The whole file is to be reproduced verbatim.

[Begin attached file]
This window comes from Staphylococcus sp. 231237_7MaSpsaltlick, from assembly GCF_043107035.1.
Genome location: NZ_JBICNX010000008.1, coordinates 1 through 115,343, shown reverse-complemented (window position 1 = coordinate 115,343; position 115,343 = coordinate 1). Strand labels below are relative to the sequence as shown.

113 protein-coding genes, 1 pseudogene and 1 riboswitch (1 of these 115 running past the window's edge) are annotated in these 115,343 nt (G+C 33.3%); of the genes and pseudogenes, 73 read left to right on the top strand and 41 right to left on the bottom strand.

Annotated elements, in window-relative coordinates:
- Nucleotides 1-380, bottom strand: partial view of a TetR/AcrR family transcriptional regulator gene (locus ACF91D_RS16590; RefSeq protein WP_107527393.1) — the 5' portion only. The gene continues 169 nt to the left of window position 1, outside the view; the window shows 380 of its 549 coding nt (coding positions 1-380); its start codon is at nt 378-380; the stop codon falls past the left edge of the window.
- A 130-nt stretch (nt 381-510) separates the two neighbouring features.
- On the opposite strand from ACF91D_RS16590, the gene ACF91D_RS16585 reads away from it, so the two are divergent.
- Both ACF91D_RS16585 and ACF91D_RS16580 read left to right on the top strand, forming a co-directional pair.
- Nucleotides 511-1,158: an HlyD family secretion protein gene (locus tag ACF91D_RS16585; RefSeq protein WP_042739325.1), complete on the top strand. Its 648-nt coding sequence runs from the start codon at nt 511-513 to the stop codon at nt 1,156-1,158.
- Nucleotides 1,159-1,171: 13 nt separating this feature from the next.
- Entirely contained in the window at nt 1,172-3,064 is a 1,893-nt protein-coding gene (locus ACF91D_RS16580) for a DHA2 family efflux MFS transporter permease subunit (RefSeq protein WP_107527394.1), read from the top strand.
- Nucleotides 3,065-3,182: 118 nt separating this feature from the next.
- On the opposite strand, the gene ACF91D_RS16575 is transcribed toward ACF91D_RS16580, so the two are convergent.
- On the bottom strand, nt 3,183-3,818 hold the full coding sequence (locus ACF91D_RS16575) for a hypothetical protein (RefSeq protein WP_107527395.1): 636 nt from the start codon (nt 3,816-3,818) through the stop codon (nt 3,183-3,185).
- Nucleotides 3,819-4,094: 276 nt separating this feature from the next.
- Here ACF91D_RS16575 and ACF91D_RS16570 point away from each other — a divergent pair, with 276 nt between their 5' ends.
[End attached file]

This window comes from Staphylococcus sp. 231237_7MaSpsaltlick, from assembly GCF_043107035.1.
Genome location: NZ_JBICNX010000008.1, coordinates 1 through 115,343, shown reverse-complemented (window position 1 = coordinate 115,343; position 115,343 = coordinate 1). Strand labels below are relative to the sequence as shown.

113 protein-coding genes, 1 pseudogene and 1 riboswitch (1 of these 115 running past the window's edge) are annotated in these 115,343 nt (G+C 33.3%); of the genes and pseudogenes, 73 read left to right on the top strand and 41 right to left on the bottom strand.

Annotated elements, in window-relative coordinates:
- Nucleotides 1-380, bottom strand: partial view of a TetR/AcrR family transcriptional regulator gene (locus ACF91D_RS16590; RefSeq protein WP_107527393.1) — the 5' portion only. The gene continues 169 nt to the left of window position 1, outside the view; the window shows 380 of its 549 coding nt (coding positions 1-380); its start codon is at nt 378-380; the stop codon falls past the left edge of the window.
- A 130-nt stretch (nt 381-510) separates the two neighbouring features.
- On the opposite strand from ACF91D_RS16590, the gene ACF91D_RS16585 reads away from it, so the two are divergent.
- Both ACF91D_RS16585 and ACF91D_RS16580 read left to right on the top strand, forming a co-directional pair.
- Nucleotides 511-1,158: an HlyD family secretion protein gene (locus tag ACF91D_RS16585; RefSeq protein WP_042739325.1), complete on the top strand. Its 648-nt coding sequence runs from the start codon at nt 511-513 to the stop codon at nt 1,156-1,158.
- Nucleotides 1,159-1,171: 13 nt separating this feature from the next.
- Entirely contained in the window at nt 1,172-3,064 is a 1,893-nt protein-coding gene (locus ACF91D_RS16580) for a DHA2 family efflux MFS transporter permease subunit (RefSeq protein WP_107527394.1), read from the top strand.
- Nucleotides 3,065-3,182: 118 nt separating this feature from the next.
- On the opposite strand, the gene ACF91D_RS16575 is transcribed toward ACF91D_RS16580, so the two are convergent.
- On the bottom strand, nt 3,183-3,818 hold the full coding sequence (locus ACF91D_RS16575) for a hypothetical protein (RefSeq protein WP_107527395.1): 636 nt from the start codon (nt 3,816-3,818) through the stop codon (nt 3,183-3,185).
- Nucleotides 3,819-4,094: 276 nt separating this feature from the next.
- Here ACF91D_RS16575 and ACF91D_RS16570 point away from each other — a divergent pair, with 276 nt between their 5' ends.